Faith & Fantasy: A Step-by-Step Guide to Creating Religions in Your Fictional World

Hannah Lee Kidder
NovelPad Author
Your fantasy story’s religion is an important part of world-building. Let’s go over elements of fantasy religions and questions you can ask yourself to build your own.

Elements of a Fantasy Religion

Here are some elements you can expect to see/create in a fantasy religion.

1. Beliefs & Tenets

The whole idea of religion revolves around believing in something, so what are the core beliefs of your religion? What do its followers believe? What values and principles do they hold? Are there sacred practices? Is there room for interpretation, or are the rules hard and fast?
Think about how these beliefs may shape your characters’ worldview and influence their choices and behavior. For example, a character of one faith that believes all life is equal and sacred would probably have conflict with someone of another faith sacrificing an animal.

2. Conflict & Evolution

With religion comes conflict. Different religions often war with one another, and even members within the same religion. Think about how your religion has changed over time, what conflict it has seen or created in its history, and conflicts or tensions that still exist in the present day of your story. How does the religion adapt to social, political and cultural changes? How do those things change because of the religion?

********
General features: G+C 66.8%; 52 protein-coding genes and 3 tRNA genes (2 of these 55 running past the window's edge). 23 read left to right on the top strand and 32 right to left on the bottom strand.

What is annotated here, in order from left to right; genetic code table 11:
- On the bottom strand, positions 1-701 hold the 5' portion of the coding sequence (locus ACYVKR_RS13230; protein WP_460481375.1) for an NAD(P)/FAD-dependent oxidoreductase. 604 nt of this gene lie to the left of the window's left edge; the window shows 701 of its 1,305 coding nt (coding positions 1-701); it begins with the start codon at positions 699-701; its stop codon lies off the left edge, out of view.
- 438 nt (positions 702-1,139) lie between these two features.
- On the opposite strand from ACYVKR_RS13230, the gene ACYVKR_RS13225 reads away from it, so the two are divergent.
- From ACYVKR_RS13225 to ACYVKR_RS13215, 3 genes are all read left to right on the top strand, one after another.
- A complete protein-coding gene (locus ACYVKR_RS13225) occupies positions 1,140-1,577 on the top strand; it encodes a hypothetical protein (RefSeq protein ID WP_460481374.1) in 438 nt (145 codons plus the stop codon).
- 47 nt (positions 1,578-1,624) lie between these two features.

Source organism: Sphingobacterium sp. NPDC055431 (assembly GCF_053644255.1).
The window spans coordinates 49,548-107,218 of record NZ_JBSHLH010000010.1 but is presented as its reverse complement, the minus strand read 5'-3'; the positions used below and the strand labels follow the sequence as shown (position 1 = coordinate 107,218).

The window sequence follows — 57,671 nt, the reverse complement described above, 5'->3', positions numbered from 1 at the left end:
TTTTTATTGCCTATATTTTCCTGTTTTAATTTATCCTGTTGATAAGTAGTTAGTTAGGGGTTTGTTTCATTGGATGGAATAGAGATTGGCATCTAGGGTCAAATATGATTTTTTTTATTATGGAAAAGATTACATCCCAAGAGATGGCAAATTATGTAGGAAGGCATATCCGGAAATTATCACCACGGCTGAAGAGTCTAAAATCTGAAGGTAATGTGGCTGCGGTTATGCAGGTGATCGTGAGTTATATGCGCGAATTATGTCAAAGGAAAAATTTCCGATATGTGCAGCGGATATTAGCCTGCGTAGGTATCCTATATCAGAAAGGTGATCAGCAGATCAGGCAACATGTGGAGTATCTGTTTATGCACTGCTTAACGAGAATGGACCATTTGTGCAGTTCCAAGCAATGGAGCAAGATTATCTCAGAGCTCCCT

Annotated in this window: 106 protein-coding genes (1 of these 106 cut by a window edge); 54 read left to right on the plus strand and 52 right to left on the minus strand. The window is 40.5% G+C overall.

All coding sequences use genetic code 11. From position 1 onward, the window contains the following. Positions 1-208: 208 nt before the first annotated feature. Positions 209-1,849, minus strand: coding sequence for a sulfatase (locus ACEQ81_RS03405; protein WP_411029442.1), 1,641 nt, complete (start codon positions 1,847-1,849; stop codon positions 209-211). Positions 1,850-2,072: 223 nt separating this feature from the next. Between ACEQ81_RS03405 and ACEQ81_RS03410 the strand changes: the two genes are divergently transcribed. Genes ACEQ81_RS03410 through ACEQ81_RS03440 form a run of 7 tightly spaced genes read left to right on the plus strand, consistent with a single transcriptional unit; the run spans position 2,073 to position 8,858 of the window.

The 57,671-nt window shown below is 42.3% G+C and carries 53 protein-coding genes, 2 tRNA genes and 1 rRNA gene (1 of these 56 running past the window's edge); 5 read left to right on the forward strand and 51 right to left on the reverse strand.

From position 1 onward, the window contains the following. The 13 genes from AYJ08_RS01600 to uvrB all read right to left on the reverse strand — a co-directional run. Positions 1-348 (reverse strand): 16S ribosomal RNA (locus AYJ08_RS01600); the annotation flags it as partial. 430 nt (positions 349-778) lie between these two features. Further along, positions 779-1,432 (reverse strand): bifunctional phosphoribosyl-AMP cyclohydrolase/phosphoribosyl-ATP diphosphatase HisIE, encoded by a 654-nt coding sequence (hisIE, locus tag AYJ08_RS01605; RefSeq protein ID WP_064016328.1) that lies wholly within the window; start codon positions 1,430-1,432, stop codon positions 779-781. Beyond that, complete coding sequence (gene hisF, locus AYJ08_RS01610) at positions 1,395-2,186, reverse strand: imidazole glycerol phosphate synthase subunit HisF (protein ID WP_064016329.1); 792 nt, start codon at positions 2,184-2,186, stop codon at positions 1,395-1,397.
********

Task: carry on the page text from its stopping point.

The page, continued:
3. Symbols & Iconography

Religious symbols and iconography can bring richness and depth to your fantasy religion. What sacred imagery is associated with your religion? They could include religious symbols, sacred animals, holy relics, statues and other representations of your deities.
Some real-life examples of religious symbols include Catholicism’s crucified Jesus, representing core tenants like penance, guilt, and self-flagellation. You’ll see the Yin and Yang in Asian philosophy, symbolizing balance and harmony—neither side exists without the other. The Star of David is common in the Jewish faith—two threaded triangles representing Judah and Benjamin.
Think of your religion's history, origin, and core beliefs to create your symbols.

4. Hierarchy & Leaders

Religion often comes with hierarchy, with figures like priests, prophets, pastors, and gurus. How are these leaders chosen and appointed? What are their responsibilities? What roles do they play, both within the religion and within society as a whole? Do they have political power? Were they created FOR political power?
Consider the power hierarchy. For example, Catholicism's hierarchy looks something like: Pope > Cardinal > Archbishop > Bishop > Priest > Deacon. Each has someone they report to, and each has their own responsibilities and expectations.

5. Sacred Texts

If your society is learned, they will probably have sacred texts accompanying their religion. They might contain myths, origin stories, teachings, moral codes, prophecies, and religious laws or rules. How seriously are these texts taken socially? Can anyone read them, or only certain religious figureheads? What language are they written in? Who wrote them? Who do the members of the religion believe wrote them?

6. Magic System

In fantasy, $ magic systems are important$ . If you have a religion, it makes sense that it would in some way be tied to your magic system. Consider if your magic has a religious or spiritual origin. How aware are the practicers of the religion that there is magic involved? Who can invoke that magic? What are its limitations and consequences?